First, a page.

INTERFERENCE by the South African government was stopping the country’s mining sector from contributing to overcoming poverty, unemployment and inequality, according to News24 which cited a recent report by the Institute of Race Relations (IRR).
Peter Fabricius, a consultant to the IRR, authored a report about the Mining Charter published in September last year which is styled as an improvement but where the political requirement for transformation continued to trump sustainability.
“The 2018 Mining Charter measures the context of a real-world economy in which population growth has outstripped faltering economic growth for some five years, leaving unemployment at an unsustainable level of 27% or more,” said Fabricius in the report.
The report argues that it is through the business of mining – exploiting the country’s rich and largely untapped mineral resources – rather than by meeting onerous empowerment and other obligations that the sector will be capable of making a much greater contribution to growing the economy, creating jobs, and enabling South Africans to have better lives, said News24 in its interpretation of the report.
The Minerals Council South Africa said on March 27 that it had filed an application for a judicial review of the charter regarding a requirement for mining companies to re-empower themselves in the event of a mining licence renewal.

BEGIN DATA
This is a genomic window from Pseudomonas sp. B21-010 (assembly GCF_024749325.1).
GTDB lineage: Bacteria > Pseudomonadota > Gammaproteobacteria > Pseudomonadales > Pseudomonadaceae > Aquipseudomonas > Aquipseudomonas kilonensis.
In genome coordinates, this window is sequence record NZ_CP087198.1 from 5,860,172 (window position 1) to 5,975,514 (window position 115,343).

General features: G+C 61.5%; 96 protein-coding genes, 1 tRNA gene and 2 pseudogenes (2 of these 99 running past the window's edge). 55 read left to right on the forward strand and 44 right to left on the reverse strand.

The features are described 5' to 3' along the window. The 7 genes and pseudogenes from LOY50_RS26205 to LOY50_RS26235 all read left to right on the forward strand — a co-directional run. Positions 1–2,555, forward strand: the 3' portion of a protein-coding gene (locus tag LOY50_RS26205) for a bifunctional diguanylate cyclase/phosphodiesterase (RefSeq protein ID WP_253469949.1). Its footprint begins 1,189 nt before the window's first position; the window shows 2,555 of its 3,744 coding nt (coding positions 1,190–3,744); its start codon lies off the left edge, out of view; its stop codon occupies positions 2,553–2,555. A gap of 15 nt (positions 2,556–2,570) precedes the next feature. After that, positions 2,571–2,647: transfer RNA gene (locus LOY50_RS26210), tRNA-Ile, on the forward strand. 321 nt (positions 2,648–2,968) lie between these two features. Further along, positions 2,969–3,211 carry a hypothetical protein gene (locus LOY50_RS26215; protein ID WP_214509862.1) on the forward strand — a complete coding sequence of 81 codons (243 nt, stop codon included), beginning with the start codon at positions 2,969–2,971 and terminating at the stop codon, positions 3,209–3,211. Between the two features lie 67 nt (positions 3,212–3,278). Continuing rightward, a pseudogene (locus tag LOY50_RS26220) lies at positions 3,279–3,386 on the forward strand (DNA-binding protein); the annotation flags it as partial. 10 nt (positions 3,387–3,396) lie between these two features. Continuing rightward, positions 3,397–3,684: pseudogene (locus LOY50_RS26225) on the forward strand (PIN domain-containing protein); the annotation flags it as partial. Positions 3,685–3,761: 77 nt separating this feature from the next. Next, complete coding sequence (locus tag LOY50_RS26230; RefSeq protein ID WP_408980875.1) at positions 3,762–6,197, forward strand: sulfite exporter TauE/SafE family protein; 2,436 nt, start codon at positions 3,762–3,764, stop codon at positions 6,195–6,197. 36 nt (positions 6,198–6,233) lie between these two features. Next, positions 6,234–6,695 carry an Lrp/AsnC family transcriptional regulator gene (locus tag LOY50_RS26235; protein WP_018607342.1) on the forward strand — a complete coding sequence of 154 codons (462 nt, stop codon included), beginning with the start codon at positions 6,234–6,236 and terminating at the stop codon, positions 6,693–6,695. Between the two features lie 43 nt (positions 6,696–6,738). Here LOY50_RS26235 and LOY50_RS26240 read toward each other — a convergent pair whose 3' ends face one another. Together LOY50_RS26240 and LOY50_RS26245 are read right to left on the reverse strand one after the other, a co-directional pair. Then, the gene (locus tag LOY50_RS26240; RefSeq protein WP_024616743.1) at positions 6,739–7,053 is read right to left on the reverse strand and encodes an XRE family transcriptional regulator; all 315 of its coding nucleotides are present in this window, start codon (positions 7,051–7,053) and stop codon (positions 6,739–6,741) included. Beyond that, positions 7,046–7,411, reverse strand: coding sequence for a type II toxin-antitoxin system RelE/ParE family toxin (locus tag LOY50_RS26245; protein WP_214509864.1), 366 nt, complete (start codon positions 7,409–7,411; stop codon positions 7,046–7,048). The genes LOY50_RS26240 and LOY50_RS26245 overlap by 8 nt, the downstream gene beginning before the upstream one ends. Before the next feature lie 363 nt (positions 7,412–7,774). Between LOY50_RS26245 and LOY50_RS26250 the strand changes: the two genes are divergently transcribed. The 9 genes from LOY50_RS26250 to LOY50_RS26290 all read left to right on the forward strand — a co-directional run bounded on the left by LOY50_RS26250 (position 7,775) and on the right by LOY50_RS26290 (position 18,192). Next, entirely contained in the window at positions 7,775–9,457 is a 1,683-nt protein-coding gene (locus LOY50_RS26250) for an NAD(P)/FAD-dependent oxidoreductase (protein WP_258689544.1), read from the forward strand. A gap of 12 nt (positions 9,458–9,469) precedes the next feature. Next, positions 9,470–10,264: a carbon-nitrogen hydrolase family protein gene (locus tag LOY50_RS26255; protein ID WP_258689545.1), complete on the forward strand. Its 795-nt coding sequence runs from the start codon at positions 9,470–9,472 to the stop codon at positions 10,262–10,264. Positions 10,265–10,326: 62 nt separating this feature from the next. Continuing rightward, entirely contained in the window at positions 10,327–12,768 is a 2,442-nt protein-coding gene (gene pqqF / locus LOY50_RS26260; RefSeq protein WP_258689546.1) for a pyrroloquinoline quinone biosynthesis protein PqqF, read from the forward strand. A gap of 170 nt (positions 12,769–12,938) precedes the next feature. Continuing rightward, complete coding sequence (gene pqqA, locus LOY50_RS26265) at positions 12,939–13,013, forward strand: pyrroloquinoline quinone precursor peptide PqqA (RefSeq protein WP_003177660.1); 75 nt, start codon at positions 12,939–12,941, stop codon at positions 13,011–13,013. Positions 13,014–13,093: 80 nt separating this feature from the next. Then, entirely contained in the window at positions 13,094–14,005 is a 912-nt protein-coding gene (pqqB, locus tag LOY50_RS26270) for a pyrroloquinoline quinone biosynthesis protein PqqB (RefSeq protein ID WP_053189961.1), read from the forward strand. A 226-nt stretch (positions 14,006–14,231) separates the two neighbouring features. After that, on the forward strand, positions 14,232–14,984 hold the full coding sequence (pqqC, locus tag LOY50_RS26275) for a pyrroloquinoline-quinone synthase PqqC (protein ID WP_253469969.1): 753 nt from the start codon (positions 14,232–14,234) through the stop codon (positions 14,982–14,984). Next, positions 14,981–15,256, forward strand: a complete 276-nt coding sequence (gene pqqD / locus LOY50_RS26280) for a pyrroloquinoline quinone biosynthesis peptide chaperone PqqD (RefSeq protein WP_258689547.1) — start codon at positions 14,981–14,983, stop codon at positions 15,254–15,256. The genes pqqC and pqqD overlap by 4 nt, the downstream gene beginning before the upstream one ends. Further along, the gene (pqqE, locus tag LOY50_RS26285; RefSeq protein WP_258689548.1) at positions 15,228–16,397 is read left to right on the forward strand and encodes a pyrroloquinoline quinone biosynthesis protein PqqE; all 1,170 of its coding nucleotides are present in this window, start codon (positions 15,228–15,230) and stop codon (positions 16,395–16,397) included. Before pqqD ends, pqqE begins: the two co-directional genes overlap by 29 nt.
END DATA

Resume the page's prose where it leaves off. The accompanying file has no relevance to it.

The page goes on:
The rationale for the review – which reopens a fresh chapter of uncertainty over the country’s minerals dispensation – is essentially about a requirement in the Mining Charter that mining firms re-empower themselves in order to renew mining licences or transfer a mining right.
“This application is fully aligned with the Minerals Council’s previously stated view that most aspects of the Charter represent a reasonable and workable framework, but that the provision that the charter does not fully recognise the continuing consequences of previous empowerment transactions, particularly in respect of mining right renewals and transfers of these rights, remains untenable,” said Roger Baxter, CEO of the Minerals Council.
“Not only does this provision in particular have a severely dampening effect on the attractiveness of mining in the eyes of investors, but it is also, in our view, a breach of the declaratory order on the matter issued by the North Gauteng High Court in April.”